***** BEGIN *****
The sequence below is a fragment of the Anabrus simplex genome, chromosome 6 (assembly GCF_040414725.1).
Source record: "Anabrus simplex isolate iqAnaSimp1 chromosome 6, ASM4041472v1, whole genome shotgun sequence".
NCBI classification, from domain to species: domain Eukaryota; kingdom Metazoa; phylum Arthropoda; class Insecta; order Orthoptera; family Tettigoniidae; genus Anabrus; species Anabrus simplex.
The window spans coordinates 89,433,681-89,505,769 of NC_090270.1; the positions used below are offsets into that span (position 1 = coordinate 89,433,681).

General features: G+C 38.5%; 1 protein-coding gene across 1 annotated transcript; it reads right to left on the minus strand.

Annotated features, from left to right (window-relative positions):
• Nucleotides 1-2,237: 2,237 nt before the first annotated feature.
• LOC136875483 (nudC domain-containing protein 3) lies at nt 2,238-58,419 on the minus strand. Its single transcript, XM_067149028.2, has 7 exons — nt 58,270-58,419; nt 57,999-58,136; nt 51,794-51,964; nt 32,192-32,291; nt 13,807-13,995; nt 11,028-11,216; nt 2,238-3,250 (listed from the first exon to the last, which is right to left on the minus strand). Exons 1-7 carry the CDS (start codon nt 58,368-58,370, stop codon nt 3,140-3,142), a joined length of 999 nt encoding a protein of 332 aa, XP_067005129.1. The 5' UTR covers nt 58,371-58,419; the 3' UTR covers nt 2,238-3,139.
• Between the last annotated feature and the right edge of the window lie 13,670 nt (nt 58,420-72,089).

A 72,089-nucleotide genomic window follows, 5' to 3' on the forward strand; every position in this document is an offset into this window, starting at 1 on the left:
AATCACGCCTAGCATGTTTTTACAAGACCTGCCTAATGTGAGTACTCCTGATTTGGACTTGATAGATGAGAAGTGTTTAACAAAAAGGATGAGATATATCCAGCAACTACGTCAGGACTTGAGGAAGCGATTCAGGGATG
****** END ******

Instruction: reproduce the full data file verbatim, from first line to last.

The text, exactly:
The sequence below is a fragment of the Anabrus simplex genome, chromosome 6 (assembly GCF_040414725.1).
Source record: "Anabrus simplex isolate iqAnaSimp1 chromosome 6, ASM4041472v1, whole genome shotgun sequence".
NCBI classification, from domain to species: domain Eukaryota; kingdom Metazoa; phylum Arthropoda; class Insecta; order Orthoptera; family Tettigoniidae; genus Anabrus; species Anabrus simplex.
The window spans coordinates 89,433,681-89,505,769 of NC_090270.1; the positions used below are offsets into that span (position 1 = coordinate 89,433,681).

General features: G+C 38.5%; 1 protein-coding gene across 1 annotated transcript; it reads right to left on the minus strand.

Annotated features, from left to right (window-relative positions):
• Nucleotides 1-2,237: 2,237 nt before the first annotated feature.
• LOC136875483 (nudC domain-containing protein 3) lies at nt 2,238-58,419 on the minus strand. Its single transcript, XM_067149028.2, has 7 exons — nt 58,270-58,419; nt 57,999-58,136; nt 51,794-51,964; nt 32,192-32,291; nt 13,807-13,995; nt 11,028-11,216; nt 2,238-3,250 (listed from the first exon to the last, which is right to left on the minus strand). Exons 1-7 carry the CDS (start codon nt 58,368-58,370, stop codon nt 3,140-3,142), a joined length of 999 nt encoding a protein of 332 aa, XP_067005129.1. The 5' UTR covers nt 58,371-58,419; the 3' UTR covers nt 2,238-3,139.
• Between the last annotated feature and the right edge of the window lie 13,670 nt (nt 58,420-72,089).

A 72,089-nucleotide genomic window follows, 5' to 3' on the forward strand; every position in this document is an offset into this window, starting at 1 on the left:
AATCACGCCTAGCATGTTTTTACAAGACCTGCCTAATGTGAGTACTCCTGATTTGGACTTGATAGATGAGAAGTGTTTAACAAAAAGGATGAGATATATCCAGCAACTACGTCAGGACTTGAGGAAGCGATTCAGGGATG